Capital gains is a tax that may be levied when an investor sells an asset at a notable profit — selling a home may be an example of this type of taxable transaction.

Data and analytics firm Black Knight did a deep dig into the tax reform and we’re just beginning to sift through it all now.

However, one clear finding from Black Knight is that proposed changes to the capital gains exemption on profits from the sale of a home (requiring five years of continuous residence as compared to the current two) could impact approximately 750,000 home sellers per year, also potentially increasing pressure on available inventory, the company said.

From a release on their analysis:

Leveraging the company’s SiteX property records database, Black Knight found that on average, over the past 24 months, more than 14 percent of property sales were by homeowners falling into that two-to-five-year window and who would no longer be exempt from capital gains taxation. On average, $60 billion in capital gains each year could be impacted, with a worst-case scenario (taxing the full amount under the highest tax bracket) putting the cost to home sellers at approximately $23 billion. If such homeowners choose to forego or delay selling to avoid a tax liability, this may also further reduce the supply of homes for sale.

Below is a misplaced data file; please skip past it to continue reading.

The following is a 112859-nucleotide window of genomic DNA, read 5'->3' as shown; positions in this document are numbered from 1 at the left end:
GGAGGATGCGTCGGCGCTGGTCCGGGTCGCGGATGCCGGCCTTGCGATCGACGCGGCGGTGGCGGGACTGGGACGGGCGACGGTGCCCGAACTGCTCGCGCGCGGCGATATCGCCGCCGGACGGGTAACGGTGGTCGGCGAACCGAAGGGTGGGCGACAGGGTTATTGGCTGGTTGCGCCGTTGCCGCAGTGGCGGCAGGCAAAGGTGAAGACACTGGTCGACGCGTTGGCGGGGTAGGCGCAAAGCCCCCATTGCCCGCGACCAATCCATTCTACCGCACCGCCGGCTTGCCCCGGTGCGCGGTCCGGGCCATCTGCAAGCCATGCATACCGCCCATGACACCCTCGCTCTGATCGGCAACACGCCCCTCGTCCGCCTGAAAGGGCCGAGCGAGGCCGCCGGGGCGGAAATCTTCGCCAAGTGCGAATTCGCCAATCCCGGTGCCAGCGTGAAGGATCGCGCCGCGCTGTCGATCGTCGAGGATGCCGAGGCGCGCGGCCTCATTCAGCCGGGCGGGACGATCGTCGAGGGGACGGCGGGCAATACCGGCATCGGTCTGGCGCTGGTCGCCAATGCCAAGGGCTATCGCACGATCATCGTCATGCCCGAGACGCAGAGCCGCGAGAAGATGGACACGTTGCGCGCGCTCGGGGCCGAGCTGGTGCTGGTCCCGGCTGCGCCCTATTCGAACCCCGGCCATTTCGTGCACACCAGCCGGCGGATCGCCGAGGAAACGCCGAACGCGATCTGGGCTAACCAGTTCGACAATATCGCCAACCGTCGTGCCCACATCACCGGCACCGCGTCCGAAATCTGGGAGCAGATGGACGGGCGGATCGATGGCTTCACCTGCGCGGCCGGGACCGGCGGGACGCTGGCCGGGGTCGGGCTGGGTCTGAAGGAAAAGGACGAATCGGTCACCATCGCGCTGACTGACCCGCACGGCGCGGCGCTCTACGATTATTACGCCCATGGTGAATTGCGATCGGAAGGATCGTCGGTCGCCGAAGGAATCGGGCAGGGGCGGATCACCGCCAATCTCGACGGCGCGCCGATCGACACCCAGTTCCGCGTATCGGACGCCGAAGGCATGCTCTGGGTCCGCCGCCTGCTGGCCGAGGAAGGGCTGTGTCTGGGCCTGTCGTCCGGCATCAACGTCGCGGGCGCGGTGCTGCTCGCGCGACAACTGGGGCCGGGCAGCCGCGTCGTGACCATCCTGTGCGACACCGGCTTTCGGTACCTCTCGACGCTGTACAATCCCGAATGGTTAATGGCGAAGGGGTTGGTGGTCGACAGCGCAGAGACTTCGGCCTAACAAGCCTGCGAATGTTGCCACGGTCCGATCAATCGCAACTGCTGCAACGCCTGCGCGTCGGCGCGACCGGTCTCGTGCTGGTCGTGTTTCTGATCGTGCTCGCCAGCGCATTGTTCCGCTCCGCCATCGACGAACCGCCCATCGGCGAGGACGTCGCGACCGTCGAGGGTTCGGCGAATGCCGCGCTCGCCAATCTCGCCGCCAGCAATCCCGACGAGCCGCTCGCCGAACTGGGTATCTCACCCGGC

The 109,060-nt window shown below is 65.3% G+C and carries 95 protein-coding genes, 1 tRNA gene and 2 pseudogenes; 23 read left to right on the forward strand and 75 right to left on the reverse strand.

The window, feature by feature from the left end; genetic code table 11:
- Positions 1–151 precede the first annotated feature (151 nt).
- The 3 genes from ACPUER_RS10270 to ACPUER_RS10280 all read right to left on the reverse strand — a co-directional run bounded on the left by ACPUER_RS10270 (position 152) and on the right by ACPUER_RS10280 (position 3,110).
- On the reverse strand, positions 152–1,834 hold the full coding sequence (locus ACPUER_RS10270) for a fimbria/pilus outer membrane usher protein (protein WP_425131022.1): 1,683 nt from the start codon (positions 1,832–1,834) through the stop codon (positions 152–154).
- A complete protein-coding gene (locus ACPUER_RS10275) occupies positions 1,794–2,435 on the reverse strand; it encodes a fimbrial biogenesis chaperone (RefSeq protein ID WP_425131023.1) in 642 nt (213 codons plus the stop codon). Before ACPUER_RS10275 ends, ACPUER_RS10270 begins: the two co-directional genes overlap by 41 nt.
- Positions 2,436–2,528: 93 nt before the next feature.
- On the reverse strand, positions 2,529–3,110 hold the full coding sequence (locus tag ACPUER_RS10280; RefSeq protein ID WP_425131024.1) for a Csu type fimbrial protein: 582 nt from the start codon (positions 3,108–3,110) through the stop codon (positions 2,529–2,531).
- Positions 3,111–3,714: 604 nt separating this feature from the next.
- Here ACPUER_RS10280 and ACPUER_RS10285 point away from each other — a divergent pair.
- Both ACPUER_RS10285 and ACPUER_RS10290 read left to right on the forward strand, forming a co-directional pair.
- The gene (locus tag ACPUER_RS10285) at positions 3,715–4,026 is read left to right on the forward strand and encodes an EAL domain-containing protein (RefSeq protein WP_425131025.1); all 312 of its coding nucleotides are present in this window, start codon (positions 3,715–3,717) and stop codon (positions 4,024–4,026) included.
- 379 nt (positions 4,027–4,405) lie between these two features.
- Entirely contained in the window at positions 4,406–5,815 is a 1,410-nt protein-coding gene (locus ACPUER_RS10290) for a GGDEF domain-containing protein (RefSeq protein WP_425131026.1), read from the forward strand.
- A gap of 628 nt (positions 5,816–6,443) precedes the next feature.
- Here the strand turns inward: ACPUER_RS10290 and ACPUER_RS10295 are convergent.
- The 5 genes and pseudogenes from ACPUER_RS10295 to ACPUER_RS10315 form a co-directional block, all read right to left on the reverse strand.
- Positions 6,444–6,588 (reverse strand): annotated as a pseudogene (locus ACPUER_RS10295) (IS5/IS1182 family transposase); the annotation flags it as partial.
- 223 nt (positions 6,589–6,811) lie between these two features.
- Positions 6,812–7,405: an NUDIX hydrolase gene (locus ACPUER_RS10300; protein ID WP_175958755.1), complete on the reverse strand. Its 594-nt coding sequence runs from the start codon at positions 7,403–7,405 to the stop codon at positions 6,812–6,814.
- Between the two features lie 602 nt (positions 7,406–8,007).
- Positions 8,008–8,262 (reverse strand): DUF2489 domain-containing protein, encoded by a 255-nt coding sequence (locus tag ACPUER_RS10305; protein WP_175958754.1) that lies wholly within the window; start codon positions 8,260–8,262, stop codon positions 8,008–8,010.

In a market already plagued with a housing supply crunch, the Black Knight finding does not provide a silver lining.

We’ll keep keeping an eye on it.

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S&P: We expect non-QM market to double, or even triple, in size in 2018

Last week, structured finance analysts at Wells Fargo released this outlook report for private and agency mortgage-backed securities. The entire outlook can also be downloaded by following that link.

As with 2017, the Wells Fargo analysts see central bankers continuing to dominate mortgage bonds for another year.